Realizing it is my choice and my choice alone to be a Reconnaissance Marine, I accept all challenges involved with this profession. Forever shall I strive to maintain the tremendous reputation of those who went before me.

Exceeding beyond the limitations set down by others shall be my goal. Sacrificing personal comforts and dedicating myself to the completion of the reconnaissance mission shall be my life. Physical fitness, mental attitude, and high ethics—The title of Recon Marine is my honor.

Conquering all obstacles, both large and small, I shall never quit. To quit, to surrender, to give up is to fail. To be a Recon Marine is to surpass failure; To overcome, to adapt and to do whatever it takes to complete the mission.

On the battlefield, as in all areas of life, I shall stand tall above the competition. Through professional pride, integrity, and teamwork, I shall be the example for all Marines to emulate.

Never shall I forget the principles I accepted to become a Recon Marine. Honor, Perseverance, Spirit and Heart.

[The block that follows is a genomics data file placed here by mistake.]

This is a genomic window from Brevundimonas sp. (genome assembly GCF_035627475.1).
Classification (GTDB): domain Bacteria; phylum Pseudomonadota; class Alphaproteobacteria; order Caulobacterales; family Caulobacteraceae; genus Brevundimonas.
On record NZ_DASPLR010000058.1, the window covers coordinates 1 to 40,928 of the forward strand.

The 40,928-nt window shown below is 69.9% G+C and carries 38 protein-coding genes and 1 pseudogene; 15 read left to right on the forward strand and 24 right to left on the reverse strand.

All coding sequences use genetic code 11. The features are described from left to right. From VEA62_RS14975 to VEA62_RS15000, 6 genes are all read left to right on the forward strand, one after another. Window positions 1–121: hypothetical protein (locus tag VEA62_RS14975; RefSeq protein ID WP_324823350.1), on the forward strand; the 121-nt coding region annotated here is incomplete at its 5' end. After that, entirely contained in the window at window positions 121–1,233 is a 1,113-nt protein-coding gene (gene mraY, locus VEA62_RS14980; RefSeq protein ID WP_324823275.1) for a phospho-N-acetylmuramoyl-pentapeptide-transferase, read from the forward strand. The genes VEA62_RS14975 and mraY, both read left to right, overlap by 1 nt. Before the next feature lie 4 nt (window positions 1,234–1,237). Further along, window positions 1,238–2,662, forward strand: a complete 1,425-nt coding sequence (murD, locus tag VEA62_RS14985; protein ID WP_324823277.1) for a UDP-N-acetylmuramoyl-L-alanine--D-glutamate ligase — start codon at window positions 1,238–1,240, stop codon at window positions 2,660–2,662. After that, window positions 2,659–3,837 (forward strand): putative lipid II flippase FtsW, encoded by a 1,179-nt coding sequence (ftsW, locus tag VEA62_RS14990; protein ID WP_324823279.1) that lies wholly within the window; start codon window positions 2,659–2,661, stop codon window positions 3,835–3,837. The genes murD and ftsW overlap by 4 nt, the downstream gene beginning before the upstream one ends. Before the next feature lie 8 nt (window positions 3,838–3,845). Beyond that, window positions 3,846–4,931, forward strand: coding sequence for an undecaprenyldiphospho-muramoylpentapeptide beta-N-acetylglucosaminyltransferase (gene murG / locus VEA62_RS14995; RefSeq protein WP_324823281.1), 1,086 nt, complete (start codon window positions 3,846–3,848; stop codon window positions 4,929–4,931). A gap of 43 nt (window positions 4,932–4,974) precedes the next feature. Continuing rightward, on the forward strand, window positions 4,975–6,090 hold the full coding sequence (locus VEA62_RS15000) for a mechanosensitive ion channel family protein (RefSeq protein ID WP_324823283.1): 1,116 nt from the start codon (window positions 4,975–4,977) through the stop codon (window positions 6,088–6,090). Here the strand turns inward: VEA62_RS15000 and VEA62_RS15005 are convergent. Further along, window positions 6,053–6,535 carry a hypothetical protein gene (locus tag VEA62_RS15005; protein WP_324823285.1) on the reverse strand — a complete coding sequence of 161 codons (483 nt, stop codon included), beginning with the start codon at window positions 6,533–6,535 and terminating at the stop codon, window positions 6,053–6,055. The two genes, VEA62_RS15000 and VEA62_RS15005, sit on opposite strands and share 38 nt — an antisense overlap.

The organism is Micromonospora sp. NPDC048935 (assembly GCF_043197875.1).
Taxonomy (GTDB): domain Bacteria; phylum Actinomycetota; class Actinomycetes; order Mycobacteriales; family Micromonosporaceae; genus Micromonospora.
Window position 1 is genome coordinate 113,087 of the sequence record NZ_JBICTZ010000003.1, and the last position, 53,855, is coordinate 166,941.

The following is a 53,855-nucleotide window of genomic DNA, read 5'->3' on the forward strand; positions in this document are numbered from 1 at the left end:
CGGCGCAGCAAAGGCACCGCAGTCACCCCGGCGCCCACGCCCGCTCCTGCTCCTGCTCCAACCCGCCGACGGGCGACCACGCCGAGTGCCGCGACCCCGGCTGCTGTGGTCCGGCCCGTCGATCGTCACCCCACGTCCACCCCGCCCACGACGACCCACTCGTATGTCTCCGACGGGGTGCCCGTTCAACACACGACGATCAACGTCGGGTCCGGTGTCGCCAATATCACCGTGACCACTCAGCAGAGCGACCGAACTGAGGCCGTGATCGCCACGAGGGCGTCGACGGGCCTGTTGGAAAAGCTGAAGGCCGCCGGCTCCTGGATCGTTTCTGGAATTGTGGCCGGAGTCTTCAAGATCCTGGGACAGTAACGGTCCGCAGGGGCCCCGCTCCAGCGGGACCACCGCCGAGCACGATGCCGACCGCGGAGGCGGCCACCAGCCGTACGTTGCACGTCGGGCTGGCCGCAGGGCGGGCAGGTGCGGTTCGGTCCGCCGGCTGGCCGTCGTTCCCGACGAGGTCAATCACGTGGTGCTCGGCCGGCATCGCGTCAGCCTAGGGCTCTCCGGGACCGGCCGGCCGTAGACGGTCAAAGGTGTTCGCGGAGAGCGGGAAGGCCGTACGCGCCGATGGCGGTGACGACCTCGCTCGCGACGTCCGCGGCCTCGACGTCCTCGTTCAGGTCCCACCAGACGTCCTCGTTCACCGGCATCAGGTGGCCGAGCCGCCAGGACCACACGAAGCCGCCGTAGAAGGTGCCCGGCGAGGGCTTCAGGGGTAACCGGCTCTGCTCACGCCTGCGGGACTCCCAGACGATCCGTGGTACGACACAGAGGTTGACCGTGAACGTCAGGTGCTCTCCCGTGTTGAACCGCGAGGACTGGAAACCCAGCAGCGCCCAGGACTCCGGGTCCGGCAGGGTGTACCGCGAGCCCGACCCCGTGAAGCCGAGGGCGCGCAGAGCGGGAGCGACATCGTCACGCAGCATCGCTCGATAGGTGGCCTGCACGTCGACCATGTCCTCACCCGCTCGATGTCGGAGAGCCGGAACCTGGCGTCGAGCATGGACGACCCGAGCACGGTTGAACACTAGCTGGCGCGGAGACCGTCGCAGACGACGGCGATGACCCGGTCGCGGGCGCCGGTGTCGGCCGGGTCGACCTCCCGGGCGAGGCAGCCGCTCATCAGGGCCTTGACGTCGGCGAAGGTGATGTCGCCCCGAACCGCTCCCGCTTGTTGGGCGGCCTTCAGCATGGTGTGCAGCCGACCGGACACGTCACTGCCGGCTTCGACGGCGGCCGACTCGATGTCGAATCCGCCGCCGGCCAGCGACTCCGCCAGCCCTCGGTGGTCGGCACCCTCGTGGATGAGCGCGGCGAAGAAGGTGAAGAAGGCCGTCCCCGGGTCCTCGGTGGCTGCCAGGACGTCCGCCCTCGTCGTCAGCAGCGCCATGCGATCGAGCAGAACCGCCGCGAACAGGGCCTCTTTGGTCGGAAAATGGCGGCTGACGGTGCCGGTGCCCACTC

A Recon Marine can speak without saying a word and achieve what others can only imagine.

"Swift, Silent, Deadly"

See also


  1. Marine Corps Doctrinal Publication 1-0, Marine Corps Operations, (Wash., DC: HQMC, 2001)
  2. FM 7–92, The Infantry Reconnaissance Platoon and Squad (Airborne, Air Assault, Light Infantry)
  3. MCRP 2-1C, Marine Air-Ground Task Force Intelligence Dissemination
  4. Melson, Charles D.; Paul Hannon; Lee Johnson (1994). Marine Recon 1940–90. Osprey Publishing. p. 19. ISBN 978-1-85532-391-9.
  5. "Letter from your "Executive Director"" (PDF). SITREP. Force Recon Association. 19 (1). January 2008.